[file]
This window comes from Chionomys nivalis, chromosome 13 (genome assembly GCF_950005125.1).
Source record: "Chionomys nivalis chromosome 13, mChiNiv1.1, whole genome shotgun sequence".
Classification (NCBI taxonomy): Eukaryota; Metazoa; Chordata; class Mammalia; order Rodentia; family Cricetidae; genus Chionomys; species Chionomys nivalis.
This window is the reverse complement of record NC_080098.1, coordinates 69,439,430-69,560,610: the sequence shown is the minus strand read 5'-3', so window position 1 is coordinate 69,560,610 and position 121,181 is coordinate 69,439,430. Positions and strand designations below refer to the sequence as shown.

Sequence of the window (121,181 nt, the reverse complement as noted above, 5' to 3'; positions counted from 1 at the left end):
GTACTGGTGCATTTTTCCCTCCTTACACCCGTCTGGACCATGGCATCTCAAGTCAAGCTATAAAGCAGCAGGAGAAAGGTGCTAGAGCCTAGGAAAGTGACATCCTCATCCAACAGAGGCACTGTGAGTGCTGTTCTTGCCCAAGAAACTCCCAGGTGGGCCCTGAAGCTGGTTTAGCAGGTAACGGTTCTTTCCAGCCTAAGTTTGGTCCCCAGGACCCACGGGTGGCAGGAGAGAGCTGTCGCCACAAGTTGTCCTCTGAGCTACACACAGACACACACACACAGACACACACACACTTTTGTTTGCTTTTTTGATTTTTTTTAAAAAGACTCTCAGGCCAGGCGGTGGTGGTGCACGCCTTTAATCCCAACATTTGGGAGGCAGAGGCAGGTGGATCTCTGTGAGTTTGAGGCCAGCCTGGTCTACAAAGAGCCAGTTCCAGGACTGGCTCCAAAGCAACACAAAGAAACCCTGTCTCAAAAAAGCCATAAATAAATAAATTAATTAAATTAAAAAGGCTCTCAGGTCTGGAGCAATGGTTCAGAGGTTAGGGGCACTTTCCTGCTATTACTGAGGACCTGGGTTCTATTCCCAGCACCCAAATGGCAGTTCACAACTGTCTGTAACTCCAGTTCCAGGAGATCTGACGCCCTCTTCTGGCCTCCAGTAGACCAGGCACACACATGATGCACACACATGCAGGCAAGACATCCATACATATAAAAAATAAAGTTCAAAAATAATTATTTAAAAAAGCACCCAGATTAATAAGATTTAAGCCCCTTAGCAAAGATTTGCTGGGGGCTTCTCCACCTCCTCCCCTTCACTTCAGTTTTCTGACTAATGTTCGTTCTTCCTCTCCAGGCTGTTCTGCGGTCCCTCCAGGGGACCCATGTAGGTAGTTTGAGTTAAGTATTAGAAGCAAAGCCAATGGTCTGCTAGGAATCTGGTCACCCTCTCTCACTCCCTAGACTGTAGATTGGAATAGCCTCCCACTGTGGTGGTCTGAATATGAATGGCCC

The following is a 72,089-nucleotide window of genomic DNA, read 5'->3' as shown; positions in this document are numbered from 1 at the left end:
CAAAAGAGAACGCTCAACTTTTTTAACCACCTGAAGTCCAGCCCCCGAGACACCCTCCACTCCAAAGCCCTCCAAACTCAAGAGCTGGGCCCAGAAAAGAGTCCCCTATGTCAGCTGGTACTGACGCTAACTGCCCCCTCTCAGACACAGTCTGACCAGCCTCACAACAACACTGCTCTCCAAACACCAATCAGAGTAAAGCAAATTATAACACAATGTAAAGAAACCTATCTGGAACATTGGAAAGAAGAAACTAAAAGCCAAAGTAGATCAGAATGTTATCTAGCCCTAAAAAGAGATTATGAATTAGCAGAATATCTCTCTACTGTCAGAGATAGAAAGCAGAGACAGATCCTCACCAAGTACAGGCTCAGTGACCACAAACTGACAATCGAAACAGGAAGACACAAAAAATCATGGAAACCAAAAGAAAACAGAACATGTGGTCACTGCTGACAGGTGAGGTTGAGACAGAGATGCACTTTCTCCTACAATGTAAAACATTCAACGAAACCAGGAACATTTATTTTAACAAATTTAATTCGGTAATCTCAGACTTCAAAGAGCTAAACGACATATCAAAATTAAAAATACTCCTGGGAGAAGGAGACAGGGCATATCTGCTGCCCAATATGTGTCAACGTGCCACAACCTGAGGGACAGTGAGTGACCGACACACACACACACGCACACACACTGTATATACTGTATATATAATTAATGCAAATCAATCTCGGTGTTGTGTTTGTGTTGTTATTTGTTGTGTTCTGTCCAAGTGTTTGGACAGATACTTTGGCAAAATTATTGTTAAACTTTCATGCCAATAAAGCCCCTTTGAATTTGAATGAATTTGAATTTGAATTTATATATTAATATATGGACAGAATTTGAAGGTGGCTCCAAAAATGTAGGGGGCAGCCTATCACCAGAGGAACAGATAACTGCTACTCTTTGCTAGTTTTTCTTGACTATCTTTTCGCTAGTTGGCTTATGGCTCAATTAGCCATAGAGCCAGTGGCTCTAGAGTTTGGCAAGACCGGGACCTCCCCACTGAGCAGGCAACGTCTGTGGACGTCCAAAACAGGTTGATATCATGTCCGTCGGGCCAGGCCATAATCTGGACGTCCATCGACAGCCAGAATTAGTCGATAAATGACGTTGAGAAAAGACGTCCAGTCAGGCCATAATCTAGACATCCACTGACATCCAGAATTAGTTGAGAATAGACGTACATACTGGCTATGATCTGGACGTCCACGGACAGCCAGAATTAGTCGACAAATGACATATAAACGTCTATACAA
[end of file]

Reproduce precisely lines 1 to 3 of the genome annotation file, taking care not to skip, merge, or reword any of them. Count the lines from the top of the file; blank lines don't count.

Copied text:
This window comes from Chionomys nivalis, chromosome 13 (genome assembly GCF_950005125.1).
Source record: "Chionomys nivalis chromosome 13, mChiNiv1.1, whole genome shotgun sequence".
Classification (NCBI taxonomy): Eukaryota; Metazoa; Chordata; class Mammalia; order Rodentia; family Cricetidae; genus Chionomys; species Chionomys nivalis.